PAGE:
60% of Indigenous Peoples feel emotionally unsafe at work – here's how HR can help
Last week, Canada recognized National Day for Truth and Reconciliation – a chance to honor the journey of residential school survivors and their families. While remembering should be a year-round commitment, the day itself serves as an apt reminder to Canadian organizations and employers of the individual issues faced by Indigenous employees - both at work and at home.
Despite efforts, Virginia Purcell, HR director at Yaq̓it ʔa·knuqⱡi’it (Tobacco Plains First Nation), says there are a number of challenges still faced by Indigenous People in the workplaces throughout Canada.
“They face the ongoing systemic racism that is built into our government and non-government organizations which reflects the colonization of Indigenous Peoples since first contact,” she tells HRD.
“This includes the Canadian Indian Act, which includes unfair or harmful treatment in the workplace based on race. This includes a societal stereotyping of Indigenous Peoples that has filtered into the workplace over many decades, perceptions of poor work ethic, entitlement, and special treatment due to race continue to prevail in the workplace in Canada.
“We have to understand that the challenges Indigenous Peoples face in the workplace mirror the challenges faced by Indigenous Peoples in society as a whole.”
Discrimination faced by Indigenous Peoples
According to recent data from FDM Group, while 82% of Canadian employers have an employment equity committee, just 34% have an Indigenous representative on that committee. What’s more, a staggering 52% of Indigenous Peoples say they have to regularly prepare themselves to face racial bias at work, while 60% feel “emotionally unsafe” on the job.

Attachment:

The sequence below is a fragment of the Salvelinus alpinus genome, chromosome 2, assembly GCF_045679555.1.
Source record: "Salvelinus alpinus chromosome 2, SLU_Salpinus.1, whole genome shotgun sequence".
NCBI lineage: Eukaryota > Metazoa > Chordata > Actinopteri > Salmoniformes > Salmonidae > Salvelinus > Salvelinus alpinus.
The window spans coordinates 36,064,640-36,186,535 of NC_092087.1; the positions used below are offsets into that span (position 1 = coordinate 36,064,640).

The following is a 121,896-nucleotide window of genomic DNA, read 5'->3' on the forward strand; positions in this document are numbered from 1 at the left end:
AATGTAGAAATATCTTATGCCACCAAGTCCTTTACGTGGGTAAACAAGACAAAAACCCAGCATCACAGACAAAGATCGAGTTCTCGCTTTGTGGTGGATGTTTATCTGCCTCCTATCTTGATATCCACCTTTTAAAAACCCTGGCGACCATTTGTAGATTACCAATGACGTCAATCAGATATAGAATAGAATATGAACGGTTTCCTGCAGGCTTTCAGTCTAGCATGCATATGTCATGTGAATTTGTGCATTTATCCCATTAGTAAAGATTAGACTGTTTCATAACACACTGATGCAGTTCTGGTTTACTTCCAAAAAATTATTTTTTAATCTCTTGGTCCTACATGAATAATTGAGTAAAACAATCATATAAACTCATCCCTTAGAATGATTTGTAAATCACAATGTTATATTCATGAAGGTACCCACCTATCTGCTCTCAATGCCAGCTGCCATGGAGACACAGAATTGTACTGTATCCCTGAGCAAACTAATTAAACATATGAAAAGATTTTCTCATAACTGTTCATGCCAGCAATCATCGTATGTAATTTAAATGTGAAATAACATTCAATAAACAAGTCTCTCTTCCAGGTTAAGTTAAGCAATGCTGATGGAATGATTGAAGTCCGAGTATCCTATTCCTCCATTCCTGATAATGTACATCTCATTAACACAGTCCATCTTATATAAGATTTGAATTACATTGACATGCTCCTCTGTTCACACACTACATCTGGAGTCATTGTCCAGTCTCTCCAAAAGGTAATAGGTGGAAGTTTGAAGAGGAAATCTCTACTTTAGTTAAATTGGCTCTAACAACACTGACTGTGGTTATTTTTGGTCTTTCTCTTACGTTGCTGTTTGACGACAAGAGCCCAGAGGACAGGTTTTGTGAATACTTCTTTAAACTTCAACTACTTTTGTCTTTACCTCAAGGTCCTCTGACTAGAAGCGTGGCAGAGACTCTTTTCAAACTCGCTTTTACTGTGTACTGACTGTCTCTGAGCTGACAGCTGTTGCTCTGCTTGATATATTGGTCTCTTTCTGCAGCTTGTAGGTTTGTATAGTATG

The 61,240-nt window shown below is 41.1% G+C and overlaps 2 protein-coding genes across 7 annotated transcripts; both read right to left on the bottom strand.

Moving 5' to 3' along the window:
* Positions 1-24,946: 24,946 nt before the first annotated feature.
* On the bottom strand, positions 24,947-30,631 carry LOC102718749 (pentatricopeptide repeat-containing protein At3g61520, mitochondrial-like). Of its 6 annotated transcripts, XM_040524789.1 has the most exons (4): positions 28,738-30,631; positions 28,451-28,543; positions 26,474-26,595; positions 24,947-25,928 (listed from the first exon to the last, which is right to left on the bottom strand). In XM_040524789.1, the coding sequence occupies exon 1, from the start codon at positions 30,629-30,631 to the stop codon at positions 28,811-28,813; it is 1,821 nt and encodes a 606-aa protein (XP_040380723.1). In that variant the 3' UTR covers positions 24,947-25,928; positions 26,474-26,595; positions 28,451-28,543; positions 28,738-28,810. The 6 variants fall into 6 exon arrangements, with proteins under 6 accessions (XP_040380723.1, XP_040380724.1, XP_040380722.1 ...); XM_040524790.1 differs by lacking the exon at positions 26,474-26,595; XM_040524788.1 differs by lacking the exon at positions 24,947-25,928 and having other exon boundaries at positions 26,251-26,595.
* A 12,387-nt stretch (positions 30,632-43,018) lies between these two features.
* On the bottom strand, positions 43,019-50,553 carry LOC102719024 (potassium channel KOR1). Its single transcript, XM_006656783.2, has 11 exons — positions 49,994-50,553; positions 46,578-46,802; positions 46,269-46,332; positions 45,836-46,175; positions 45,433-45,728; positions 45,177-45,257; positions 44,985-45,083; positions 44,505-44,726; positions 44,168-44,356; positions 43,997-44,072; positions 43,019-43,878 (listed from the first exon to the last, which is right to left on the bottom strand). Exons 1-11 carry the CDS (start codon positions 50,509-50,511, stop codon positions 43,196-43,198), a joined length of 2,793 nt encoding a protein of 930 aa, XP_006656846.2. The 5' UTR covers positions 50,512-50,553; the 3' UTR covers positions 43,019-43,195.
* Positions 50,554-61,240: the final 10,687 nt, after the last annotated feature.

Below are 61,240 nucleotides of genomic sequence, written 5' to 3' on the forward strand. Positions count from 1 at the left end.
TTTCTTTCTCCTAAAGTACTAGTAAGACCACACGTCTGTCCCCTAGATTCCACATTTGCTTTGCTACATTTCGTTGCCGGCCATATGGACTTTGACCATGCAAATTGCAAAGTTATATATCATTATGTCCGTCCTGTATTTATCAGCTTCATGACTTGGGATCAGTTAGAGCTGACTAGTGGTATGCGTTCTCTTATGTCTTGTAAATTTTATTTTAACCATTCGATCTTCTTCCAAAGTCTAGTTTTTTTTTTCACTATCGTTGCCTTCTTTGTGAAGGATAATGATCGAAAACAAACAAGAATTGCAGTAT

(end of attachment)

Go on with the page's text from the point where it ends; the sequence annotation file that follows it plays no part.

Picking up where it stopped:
But how does this discrimination present itself? According to Purcell, it takes many forms, from denial of employment to racial slurs, micro-aggression, and innuendo.
“What we need to remember with respect to racism in the workplace for Indigenous People, is that the workplace is a reflection of the norms and biases of society in general,” she says. “So many forms of racism against Indigenous Peoples in the workplace are silent, unspoken and manifest themselves in attitudes and stereotypes that prevent an Indigenous person from being fully recognized and accepted into the workplace.
“Indigenous People in the workplace must be seen and acknowledged for who they are as much as who they are perceived as.”
Building inclusive policies for Indigenous employees
So, what tangible steps can employers take to tackle and eventually eradicate that bias?
“Employers in Canada are required to have policies that address and prevent racism, harassment, and bullying including those based on race,” says Scott Manjak, interim chief administrative officer at Yaq̓it ʔa·knuqⱡi’it. “Employers can create safe spaces and corporate learning spaces that promote cultural sensitivity and cultural awareness training specific to the Indigenous Peoples of Canada.”
These policies can include:
- Cultural awareness training: One of the most effective ways to ensure a respectful workplace is through cultural sensitivity training. These programs cover the history, traditions, and current challenges of Indigenous Peoples, and also quash stereotypes and promote understanding.
- Indigenous resource groups: Indigenous employee resource groups support, mentor, and provide a sense of community for Indigenous employees, while also serving as a resource for the company on Indigenous-related matters.